While we can explore many frames of reference what about negative ones that become biases? Let’s say that you grew up in a racially divided community, you were never around people of different races or cultures. Let’s say… your parents didn’t have a diverse set of friends and didn’t talk about race. You may grow up thinking or even believing that you don’t have a racist bone in your body. Well… that time when you walked in the other side of the street because you were “scared”? Why? What about the time you thought about a person of a different culture in a negative light; not because of something they did to you, but because, that’s how you’ve been programmed. You may think it’s innocent…but more often than not it’s beliefs full of hate and fear.

When I was a college freshman, I worked at a local grocery store. I actually got the job my senior year in high school so that I could transfer to pretty much any city in the state, go to school and work; all frames of references I saw at home, hard working… education… multitasking… all frames from the Pamplin household. When I got to work… I was the only person who looked like me. Not an issue and not something I wasn’t accustomed to. What I wasn’t accustomed to was how blatant and blatantly subtle the racism was! From how I was spoken to, disrespected, disregarded and judged. Yes… judged. So as I’m walking a lady to her car, she’s making small talk. I’m extra friendly, so I obliged. “You’re not from around here are you?” I replied and with pride stated I was a freshman at the university down the street. Her next response was, “You play basketball?!” I was insulted! Not because I don’t love basketball, because I do; not because I didn’t know how to play, I played in high school; but I knew what she meant. My face probably said a few things, but with a smile I said, “No Ma’am, I’m the freshman class president on my campus.”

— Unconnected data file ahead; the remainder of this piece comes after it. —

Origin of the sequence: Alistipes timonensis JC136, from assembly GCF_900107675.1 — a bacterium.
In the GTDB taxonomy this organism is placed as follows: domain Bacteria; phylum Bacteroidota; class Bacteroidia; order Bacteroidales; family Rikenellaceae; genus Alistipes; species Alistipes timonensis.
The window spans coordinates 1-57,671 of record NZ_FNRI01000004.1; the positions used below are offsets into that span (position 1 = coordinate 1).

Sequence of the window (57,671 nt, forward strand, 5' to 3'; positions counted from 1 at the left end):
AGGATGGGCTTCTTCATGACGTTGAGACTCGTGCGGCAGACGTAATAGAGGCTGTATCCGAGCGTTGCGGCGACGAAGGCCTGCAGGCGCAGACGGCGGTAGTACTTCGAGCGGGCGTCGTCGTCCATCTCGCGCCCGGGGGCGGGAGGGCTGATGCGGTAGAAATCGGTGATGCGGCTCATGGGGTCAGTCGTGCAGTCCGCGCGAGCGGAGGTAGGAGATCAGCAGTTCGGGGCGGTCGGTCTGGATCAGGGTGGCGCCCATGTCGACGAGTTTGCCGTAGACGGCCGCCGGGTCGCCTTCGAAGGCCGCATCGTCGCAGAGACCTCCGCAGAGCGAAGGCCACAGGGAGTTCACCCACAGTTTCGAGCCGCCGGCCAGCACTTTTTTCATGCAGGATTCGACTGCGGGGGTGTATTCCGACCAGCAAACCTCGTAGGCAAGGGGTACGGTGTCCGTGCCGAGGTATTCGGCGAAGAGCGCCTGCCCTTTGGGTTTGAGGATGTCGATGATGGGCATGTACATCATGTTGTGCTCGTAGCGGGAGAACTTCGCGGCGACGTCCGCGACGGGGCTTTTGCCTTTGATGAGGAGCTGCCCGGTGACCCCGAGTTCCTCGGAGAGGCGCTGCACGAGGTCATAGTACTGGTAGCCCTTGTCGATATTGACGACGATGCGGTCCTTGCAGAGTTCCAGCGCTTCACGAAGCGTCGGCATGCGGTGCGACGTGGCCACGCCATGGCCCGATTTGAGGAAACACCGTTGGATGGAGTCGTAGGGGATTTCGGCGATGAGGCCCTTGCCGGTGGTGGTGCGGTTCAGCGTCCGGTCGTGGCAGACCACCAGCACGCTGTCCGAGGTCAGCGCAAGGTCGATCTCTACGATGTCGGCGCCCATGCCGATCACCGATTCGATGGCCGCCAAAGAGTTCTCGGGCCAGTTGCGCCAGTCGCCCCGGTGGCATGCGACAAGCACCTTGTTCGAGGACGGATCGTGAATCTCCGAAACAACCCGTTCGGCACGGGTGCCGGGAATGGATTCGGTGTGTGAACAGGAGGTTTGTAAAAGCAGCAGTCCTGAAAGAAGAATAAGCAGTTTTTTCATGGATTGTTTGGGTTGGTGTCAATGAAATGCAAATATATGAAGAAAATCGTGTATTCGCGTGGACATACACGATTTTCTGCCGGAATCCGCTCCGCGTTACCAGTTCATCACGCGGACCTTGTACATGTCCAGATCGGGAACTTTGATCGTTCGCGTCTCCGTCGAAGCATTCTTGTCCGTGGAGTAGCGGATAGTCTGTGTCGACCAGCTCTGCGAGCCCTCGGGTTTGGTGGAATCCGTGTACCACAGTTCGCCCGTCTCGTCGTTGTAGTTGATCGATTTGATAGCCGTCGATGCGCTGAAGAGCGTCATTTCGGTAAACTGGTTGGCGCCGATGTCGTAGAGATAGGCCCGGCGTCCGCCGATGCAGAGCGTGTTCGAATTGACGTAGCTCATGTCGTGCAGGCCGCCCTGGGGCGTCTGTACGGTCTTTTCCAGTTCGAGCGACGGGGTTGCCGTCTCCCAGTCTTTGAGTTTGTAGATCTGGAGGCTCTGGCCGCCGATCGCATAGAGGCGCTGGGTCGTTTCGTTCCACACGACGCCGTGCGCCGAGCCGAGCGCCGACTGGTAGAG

Then there was the constant purse grabbing… as if I was going to run away with theses peoples belongings… in my work uniform shirt. Not that I would without my uniform, but with my uniform and a name tag on as big as day… yeah lady, no, I don’t want your purse!

Oh… a lady called me “girl!” It wasn’t endearing, it was rude and I knew how she meant it.

On my break I went to my car and called my Daddy. I was crying fear tears. I told him I wanted to go home and that I hated it there! I wonder what he was thinking as I told him. He asked me what happened, I gave him a recount of my day. I think back and realize, many of those people were acting out of what they knew… their frames of reference. Did they think there were racial undertones? Probably not. And some will read this and say, I’m imagining things. But I’m not.